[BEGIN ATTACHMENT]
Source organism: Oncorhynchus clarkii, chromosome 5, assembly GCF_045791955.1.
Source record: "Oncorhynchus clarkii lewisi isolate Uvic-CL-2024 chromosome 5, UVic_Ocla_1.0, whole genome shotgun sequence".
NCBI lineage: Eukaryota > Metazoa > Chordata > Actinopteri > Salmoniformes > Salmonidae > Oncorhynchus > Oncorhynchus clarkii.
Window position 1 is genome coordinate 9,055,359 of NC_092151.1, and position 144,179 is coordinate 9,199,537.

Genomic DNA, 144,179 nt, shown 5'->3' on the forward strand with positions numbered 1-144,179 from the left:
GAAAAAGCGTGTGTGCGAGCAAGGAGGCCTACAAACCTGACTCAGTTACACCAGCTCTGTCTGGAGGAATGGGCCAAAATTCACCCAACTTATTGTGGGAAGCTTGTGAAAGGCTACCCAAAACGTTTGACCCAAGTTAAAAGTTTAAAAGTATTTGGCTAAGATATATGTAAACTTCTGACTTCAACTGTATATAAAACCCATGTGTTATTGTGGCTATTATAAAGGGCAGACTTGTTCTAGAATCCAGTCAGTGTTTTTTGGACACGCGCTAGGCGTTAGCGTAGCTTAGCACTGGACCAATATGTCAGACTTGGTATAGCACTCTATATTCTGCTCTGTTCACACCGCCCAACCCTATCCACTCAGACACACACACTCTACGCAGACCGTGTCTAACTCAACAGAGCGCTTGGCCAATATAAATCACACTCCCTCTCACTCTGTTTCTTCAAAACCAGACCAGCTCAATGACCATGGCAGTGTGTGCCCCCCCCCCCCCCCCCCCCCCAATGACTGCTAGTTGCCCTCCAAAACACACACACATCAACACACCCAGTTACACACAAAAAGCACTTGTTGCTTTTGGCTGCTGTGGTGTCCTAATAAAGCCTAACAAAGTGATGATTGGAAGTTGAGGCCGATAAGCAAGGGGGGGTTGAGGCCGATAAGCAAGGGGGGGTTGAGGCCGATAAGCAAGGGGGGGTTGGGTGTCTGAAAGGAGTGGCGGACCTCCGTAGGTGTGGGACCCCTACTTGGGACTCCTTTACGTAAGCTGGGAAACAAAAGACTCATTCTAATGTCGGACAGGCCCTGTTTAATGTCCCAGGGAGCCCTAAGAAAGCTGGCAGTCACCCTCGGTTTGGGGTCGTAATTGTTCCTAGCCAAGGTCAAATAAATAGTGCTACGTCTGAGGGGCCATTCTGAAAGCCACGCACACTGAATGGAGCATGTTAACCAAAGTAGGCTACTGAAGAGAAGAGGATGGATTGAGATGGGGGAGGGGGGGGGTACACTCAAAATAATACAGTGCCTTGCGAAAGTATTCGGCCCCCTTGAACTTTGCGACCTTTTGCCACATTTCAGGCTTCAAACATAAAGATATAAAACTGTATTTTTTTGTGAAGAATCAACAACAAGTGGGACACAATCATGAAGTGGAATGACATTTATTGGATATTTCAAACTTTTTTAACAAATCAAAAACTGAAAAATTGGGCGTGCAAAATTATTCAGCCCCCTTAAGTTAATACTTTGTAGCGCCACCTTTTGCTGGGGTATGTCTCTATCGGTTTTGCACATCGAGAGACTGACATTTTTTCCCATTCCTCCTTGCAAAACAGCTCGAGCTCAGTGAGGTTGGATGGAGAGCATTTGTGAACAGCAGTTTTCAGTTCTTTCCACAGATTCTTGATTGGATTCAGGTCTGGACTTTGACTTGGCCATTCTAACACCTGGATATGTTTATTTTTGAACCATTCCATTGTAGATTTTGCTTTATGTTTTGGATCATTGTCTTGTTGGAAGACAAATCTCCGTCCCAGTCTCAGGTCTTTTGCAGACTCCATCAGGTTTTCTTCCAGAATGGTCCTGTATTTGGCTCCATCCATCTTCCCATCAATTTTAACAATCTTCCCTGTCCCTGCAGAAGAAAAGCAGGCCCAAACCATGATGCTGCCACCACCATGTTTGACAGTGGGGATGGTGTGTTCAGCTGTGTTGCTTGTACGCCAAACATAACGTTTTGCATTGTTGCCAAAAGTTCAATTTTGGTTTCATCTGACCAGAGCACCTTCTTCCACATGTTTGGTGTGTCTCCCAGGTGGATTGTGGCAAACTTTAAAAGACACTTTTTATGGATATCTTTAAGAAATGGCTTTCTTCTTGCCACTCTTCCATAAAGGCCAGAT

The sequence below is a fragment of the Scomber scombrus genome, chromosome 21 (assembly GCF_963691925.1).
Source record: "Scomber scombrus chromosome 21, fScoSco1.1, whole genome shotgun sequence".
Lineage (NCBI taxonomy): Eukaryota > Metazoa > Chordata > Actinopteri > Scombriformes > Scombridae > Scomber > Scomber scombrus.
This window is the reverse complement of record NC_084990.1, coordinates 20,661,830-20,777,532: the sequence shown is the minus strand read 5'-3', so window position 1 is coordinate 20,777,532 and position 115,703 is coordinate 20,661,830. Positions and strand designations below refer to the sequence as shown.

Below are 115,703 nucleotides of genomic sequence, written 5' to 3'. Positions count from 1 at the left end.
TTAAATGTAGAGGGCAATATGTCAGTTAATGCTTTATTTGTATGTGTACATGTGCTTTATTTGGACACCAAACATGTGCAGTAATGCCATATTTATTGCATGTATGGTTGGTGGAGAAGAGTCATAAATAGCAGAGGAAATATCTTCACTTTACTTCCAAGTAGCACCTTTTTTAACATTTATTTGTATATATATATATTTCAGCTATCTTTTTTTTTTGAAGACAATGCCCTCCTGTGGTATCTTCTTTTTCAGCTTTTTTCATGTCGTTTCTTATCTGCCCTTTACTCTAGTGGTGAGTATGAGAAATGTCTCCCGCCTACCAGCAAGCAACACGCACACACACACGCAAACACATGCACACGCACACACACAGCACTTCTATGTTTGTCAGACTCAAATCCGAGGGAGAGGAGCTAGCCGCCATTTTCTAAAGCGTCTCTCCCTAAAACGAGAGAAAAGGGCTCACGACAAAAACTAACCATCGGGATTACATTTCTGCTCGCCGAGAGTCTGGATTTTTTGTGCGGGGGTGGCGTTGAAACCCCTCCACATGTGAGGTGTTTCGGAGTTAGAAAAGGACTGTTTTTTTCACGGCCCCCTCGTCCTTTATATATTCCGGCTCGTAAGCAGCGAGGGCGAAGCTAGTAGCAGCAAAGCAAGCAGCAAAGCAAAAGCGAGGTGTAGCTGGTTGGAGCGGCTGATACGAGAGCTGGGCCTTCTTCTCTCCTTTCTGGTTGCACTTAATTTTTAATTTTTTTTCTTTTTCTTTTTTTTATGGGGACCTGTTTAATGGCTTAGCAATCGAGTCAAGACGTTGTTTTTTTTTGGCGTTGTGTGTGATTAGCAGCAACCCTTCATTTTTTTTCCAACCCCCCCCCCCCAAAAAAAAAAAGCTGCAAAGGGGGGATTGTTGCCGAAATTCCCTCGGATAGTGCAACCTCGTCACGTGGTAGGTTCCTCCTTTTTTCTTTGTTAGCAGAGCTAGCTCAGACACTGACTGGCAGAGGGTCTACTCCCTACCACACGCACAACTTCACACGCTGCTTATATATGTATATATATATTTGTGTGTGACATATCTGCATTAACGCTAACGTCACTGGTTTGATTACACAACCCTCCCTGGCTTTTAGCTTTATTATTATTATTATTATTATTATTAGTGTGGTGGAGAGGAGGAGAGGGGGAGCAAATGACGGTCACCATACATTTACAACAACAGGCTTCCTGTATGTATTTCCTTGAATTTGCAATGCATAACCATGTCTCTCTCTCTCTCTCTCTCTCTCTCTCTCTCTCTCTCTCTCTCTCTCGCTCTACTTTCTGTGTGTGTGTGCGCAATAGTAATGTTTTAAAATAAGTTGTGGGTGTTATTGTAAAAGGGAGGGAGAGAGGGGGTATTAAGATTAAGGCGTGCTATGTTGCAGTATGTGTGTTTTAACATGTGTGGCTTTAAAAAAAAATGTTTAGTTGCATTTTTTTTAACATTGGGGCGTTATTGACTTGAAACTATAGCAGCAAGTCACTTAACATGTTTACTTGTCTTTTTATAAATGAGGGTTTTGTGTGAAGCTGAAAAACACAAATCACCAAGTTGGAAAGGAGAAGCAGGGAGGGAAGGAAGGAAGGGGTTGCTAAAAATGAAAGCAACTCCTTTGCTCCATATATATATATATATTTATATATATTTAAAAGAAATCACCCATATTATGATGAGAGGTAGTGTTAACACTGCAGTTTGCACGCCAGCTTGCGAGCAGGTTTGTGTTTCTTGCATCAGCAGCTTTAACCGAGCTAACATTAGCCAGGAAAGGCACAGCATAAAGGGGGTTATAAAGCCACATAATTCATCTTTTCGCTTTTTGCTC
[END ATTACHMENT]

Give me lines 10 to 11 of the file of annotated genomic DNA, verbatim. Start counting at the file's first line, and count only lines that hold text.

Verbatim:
This window is the reverse complement of record NC_084990.1, coordinates 20,661,830-20,777,532: the sequence shown is the minus strand read 5'-3', so window position 1 is coordinate 20,777,532 and position 115,703 is coordinate 20,661,830. Positions and strand designations below refer to the sequence as shown.

Below are 115,703 nucleotides of genomic sequence, written 5' to 3'. Positions count from 1 at the left end.